Congestion: Myth 3

traffic congestion

Myth:
Expensive, long-term capital projects are the best way to address congestion.

Reality:
No single solution can solve congestion. Both near- and long-term solutions should be used to combat congestion.

A holistic view must be taken when looking at congestion. There is a backlog of $90B in deferred public transit maintenance and replacement projects. Upgrading infrastructure alone is a challenging feat. Policy levers and other demand shifting policies may help to mitigate congestion in the short term and are often less expensive than large capital infrastructure projects. At the same time, capital projects increase transportation capacity (e.g., public transport, roadways, and highways) and are necessary to accommodate for population and economic growth in the long term.

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The National Parking Association commissioned a top-10 consulting firm to
produce a
report on reducing congestion. The result: “Parking is a
solution to congestion.”

The report, “An Ecosystem Approach to Reducing Congestion,” reaffirms the role
of  parking in our cities. For the full study, visit WeAreParking.org/Congestion

© 2018 PwC. All rights reserved.
Produced with the participation of the National Parking Association

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Congestion: Myth 2

Myth:
E-commerce has a zero net effect on congestion.

Reality:
Online shopping is putting more delivery trucks on the road and increasing congestion, particularly at the curb.

It was long thought that the rise of e-commerce would be, at worst, neutral in terms of congestion. The theory was that any increase in delivery truck traffic would be more than offset by a reduction in solo trips to the mall in private vehicles. Changes in consumer behavior enabled by e-commerce have upended this expectation, however. Fast, free shipping, which has become the standard for online sellers, has not only increased orders but also raised the number of single package deliveries. In addition, about 30% of online orders end up being returned, compared to 9% for traditional sales. This creates extra trips. The problem is particularly acute in neighborhoods where congestion is already bad, like urban cores. There, delivery companies compete for space at the curb, often double parking and obstructing traffic.

——————————-

The National Parking Association commissioned a top-10 consulting firm to produce a
report on reducing congestion. The result: “Parking is a solution to congestion.”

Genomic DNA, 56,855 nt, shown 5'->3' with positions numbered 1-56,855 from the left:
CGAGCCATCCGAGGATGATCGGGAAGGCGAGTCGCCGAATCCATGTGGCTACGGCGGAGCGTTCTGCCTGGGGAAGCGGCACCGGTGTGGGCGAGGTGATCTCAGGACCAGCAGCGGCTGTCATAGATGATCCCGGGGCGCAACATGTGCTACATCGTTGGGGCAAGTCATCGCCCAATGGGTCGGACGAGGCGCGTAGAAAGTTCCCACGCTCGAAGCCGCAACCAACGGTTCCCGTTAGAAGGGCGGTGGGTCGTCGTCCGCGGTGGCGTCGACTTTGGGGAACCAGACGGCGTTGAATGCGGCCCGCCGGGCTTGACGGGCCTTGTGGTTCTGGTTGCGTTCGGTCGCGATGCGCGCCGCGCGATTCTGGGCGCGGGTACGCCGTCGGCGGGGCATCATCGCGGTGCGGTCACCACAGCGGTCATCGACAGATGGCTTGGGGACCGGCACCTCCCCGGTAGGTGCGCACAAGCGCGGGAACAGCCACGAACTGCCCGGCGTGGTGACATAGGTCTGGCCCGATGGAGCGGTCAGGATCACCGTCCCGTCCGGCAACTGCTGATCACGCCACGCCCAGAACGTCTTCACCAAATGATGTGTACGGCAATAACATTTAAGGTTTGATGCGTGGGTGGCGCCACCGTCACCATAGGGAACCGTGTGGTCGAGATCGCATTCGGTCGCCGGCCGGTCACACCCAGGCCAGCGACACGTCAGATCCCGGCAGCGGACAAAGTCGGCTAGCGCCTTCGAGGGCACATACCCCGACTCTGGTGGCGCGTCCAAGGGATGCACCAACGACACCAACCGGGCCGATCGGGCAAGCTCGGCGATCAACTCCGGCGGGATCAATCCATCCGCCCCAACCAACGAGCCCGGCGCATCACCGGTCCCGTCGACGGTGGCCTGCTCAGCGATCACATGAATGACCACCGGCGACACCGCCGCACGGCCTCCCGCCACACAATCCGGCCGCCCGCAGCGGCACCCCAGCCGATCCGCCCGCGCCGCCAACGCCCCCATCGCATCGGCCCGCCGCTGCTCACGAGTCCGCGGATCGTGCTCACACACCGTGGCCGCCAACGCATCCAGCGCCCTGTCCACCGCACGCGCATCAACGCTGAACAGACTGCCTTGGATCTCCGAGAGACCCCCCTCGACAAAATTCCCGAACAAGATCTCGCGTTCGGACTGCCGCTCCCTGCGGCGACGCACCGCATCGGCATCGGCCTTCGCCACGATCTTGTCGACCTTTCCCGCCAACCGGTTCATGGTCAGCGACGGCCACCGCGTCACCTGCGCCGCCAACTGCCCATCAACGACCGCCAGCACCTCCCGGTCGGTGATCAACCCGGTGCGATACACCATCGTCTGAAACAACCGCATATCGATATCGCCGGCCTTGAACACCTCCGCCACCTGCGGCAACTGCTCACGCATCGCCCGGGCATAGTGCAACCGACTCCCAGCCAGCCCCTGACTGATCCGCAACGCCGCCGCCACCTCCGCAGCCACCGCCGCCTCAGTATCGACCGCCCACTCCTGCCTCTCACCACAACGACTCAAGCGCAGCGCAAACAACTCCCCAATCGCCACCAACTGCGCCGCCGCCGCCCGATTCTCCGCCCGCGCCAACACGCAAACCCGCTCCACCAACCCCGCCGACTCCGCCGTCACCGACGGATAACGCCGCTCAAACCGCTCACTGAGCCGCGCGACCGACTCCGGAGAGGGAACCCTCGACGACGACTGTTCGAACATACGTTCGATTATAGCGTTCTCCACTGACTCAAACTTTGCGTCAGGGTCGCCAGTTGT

The report, “An Ecosystem Approach to Reducing Congestion,” reaffirms the role of
parking in our cities. For the full study, visit WeAreParking.org/Congestion

© 2018 PwC. All rights reserved.
Produced with the participation of the National Parking Association

Congestion: Myth 1

Myth:
Ride-hailing and car-sharing services reduce the total number of cars on the road.

Reality:
Transportation network companies (TNCs) often increase the number of vehicles on
the road and miles driven. Deadhead miles account for up to 50% of miles driven.

TNC vehicles, on average, travel an extra 0.25-1 mile for every for-hire mile
driven, depending on city utilization rates. Additionally, TNCs directly compete
with more sustainable transportation modes. One-quarter of ride-hailing service
users say they would have used public transit instead if TNCs weren’t an option. TNCs also contribute to congestion by giving their drivers incentives to ignore traffic and parking regulations. In a three-month period in 2017, about 66% to 75% of all traffic violations in San Francisco were committed by TNCs.

Robotic Parking Systems has been advocating better parking options as a means to reduce congestion since 2001. Parking garages in cities do not have to be huge ugly behemoths. Automated parking facilities offer smaller garages with equal parking capacity as well as facades that can blend with any neighborhood.

——————————-

The National Parking Association commissioned a top-10 consulting firm to produce a
report on reducing congestion. The result: “Parking is a solution to congestion.”

The report, “An Ecosystem Approach to Reducing Congestion,” reaffirms the role of
parking in our cities. For the full study, visit WeAreParking.org/Congestion

© 2018 PwC. All rights reserved.
Produced with the participation of the National Parking Association